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October 20, 2017 / iDriveWarships

Support Units of the Amphibious Force

UNITAS LVIII

PACIFIC OCEAN (July 23, 2017) Sailors tie up a Landing Craft Unit from Beachmaster Unit 1 in the well deck aboard the amphibious transport dock ship USS Somerset (LPD 25) in support of UNITAS LVIII. The annual, multi-national exercise focuses on strengthening existing regional partnerships and encourages establishing new relationships through the exchange of maritime mission-focused knowledge and expertise during multinational training operations. (U.S. Navy Photo by Mass Communication Specialist 2nd Class Jacob I. Allison/Released) 170723-N-BT947-447

During the island-hopping campaigns of World War II, military leaders recognized a need for a single organization dedicated to the support of amphibious operations. A decision was made to consolidate amphibious assault assets under one parent command, thus forming Naval Beach Group ONE in July 1948.

Since the beginning, NBG-1 and its component commands have participated in a variety of amphibious operations. Starting early on during the Korean and Vietnam conflicts, to the modern and technically sophisticated amphibious operations in Somalia and Iraq, the Sailors of NBG have served throughout the Pacific and Indian Oceans in support of U.S. policy abroad.

LCAC Operations on Marine Corps Base Hawaii

KANEOHE BAY, Hawaii (June 25, 2014) Boatswain’s Mate 2nd Class Robert Pucel, from Beachmaster Unit (BMU) 1, signals Landing Craft Air Cushion (LCAC) 58, assigned to Assault Craft Unit (ACU) 5, to hold it’s position after landing during an equipment transfer between the amphibious dock landing ship USS Rushmore (LSD 47) and Marine Corps Base Kaneohe Bay. The equipment will be used to support Rim of the Pacific (RIMPAC) 2014, the world’s largest international maritime exercise. Twenty-two nations, more than 40 ships and submarines, more than 200 aircraft and 25,000 personnel are participating in RIMPAC from June 26 to Aug. 1. (U.S. Navy photo by Mass Communication Specialist 3rd Class Dustin Knight/Released) 140625-N-HU377-137

This initial Naval Beach Group (NBG) consisted of Headquarters Unit, Boat Unit One, Amphibious Construction Battalion (ACB) ONE, and Underwater Demolition Team ONE. Eventually, Boat Unit ONE became Assault Craft Unit ONE, and Underwater Demolition Team ONE shifted to the control of Naval Special Warfare Command. In 1949 Beachmaster Unit ONE was added to the organization, and with the addition of Assault Craft Unit FIVE in 1983 the organization gained the ability to conduct over-the-horizon assaults using the landing craft air-cushioned (LCAC).

Amphibious Construction Battalion (ACB) ONE was commissioned at Camp Peary, Williamsburg, Virginia, in July of 1943 as the 104th Naval Construction Battalion. During WWII, the 104th completed many land based construction projects, from air fields to Naval Operation Bases. They first began amphibious missions in 1947, with the assembly and placement of pontoon structures, beach rehabilitation, harbor development, salvage, and training of reservists in these operations. By 1950, the Chief of Naval Operations (CNO) recognized the unique capabilities of the 104th that set them apart from the rest of the Naval Construction Battalions, so they were renamed Amphibious Construction Battalion One.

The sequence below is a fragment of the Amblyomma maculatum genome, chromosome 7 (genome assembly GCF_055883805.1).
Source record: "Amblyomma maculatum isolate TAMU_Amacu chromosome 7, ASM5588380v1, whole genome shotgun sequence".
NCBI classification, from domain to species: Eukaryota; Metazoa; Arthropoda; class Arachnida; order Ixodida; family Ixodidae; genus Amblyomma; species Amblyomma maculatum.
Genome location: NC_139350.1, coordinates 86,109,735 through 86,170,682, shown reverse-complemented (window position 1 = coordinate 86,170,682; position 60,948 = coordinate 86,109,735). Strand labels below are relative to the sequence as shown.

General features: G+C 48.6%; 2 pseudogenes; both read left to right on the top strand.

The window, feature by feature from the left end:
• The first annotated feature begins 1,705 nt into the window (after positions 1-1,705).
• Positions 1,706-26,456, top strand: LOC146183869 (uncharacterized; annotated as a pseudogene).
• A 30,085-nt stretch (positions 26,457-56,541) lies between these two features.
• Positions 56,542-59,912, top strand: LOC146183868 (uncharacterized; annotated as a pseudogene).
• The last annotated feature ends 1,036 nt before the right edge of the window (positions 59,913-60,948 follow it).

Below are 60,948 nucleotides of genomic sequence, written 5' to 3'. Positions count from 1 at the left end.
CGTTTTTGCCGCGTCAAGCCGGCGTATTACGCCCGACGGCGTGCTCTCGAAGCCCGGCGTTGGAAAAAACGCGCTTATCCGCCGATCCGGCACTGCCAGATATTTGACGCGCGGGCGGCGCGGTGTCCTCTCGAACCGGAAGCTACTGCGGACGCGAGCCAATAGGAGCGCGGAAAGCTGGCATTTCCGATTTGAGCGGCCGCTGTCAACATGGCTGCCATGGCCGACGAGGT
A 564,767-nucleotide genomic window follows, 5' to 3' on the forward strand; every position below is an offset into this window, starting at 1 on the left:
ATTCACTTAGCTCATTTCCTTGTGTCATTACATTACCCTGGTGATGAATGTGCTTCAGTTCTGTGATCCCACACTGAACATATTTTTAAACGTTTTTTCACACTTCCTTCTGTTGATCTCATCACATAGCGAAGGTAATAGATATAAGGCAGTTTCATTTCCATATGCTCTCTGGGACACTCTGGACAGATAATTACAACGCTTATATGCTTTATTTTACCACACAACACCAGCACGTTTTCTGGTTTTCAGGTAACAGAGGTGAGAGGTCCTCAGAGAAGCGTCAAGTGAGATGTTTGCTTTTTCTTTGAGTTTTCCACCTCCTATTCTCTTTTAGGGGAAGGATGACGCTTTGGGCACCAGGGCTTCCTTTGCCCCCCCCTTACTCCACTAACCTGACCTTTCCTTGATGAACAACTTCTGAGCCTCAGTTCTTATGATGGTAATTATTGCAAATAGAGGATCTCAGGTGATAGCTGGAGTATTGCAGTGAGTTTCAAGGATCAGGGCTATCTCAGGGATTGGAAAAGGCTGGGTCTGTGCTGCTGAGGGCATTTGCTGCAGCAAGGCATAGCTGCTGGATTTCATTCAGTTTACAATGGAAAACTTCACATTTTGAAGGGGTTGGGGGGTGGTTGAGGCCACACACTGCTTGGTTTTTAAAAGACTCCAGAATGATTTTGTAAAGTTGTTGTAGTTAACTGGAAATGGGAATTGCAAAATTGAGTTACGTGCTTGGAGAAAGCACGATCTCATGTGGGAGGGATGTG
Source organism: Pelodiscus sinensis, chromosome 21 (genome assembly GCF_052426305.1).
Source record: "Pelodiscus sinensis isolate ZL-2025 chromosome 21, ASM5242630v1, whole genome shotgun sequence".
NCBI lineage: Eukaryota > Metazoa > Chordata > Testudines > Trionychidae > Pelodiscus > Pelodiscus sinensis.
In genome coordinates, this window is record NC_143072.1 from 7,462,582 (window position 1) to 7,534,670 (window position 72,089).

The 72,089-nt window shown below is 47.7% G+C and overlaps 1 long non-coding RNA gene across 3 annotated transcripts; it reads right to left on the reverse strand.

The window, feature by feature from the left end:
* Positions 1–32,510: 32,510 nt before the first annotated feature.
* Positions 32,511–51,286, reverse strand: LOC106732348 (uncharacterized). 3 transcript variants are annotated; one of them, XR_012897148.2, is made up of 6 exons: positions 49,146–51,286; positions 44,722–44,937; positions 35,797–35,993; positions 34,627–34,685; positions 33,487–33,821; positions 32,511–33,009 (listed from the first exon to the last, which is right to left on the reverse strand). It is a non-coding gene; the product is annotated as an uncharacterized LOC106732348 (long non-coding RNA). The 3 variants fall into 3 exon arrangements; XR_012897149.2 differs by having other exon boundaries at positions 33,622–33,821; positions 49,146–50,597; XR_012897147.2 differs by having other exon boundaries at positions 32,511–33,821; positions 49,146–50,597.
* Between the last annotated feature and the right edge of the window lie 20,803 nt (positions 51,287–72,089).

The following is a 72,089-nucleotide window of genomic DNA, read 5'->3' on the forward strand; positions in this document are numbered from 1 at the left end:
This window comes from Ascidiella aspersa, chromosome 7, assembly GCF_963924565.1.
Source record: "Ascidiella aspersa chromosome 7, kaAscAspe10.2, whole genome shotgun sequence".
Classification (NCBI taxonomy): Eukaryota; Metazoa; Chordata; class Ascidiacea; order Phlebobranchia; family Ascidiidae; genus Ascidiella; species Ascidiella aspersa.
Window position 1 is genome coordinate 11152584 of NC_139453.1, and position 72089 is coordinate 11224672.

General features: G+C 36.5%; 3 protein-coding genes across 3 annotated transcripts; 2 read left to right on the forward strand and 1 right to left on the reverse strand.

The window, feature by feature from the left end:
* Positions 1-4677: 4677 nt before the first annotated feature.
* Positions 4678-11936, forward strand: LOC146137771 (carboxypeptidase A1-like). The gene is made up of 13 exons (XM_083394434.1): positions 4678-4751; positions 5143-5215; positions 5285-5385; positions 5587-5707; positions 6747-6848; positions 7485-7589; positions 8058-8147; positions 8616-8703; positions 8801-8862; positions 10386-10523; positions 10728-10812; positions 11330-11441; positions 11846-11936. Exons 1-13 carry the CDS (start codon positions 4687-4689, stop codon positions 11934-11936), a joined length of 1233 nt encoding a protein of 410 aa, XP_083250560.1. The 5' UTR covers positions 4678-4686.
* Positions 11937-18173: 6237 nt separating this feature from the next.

The capabilities of the Seabees in ACB-1 focus on providing round-the-clock transporting from ship to shore of fuel, materials, equipment and water, in support of the Amphibious Ready Group (ARG), Marine Expeditionary Force (MEF), and Maritime Prepositioning Force (MPF) operations. The importance and impact of these Seabee Battalions was demonstrated during the invasion of Sicily, where it was proven that pontoon causeways provide an excellent method of rapidly unloading vehicle-borne cargo and troops in areas with shallow water where larger ships can’t go, thus providing the element of surprise.

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PACIFIC OCEAN (Aug. 26, 2014) Landing Craft Utility (LCU) 1681 departs the well deck of the amphibious dock landing ship USS Comstock (LSD 45) to conduct a personnel transfer with the amphibious assault ship USS Makin Island (LHD 8). Comstock, part of the Makin Island Amphibious Ready Group, is on a deployment with the 11th Marine Expeditionary Unit to promote peace and freedom of the seas by providing security and stability in the U.S. 7th Fleet area of responsibility. (U.S. Navy photo by Mass Communication Specialist 3rd Class Lenny LaCrosse/Released) 140826-N-CU914-018

 Assault Craft Unit ONE is composed of four utility landing craft (LCU). These rugged steel vessels are used by ARGs to transport cargo, vehicles and troops from amphibious assault ships to the beach or piers. With both bow and stern ramps for loading/offload operations, several LCUs can connect bow to stern to support roll-through offload to shore. Although small in comparison to ships in the fleet, these vessels still have most of the same amenities; including berthing spaces, galley and laundry, and can operate independently at sea for up to ten days.

ACU-1 embarks the well-deck of a larger amphibious ship with the mission to deploy a fighting force of Marines ashore. Ballast tanks on the large amphib are filled, sinking the stern and flooding the well deck, allowing the LCU to float and deploy. ACU handles the amphibious assault aspect of an engagement by moving those troops, vehicles and supplies across open water to the shore.

Since 9/11, ACU-1’s mission has expanded to support the Global War on terrorism. These missions include multi-day anti-piracy patrols, visit-board-search and seizure operations, oil platform defense, humanitarian assistance and disaster relief.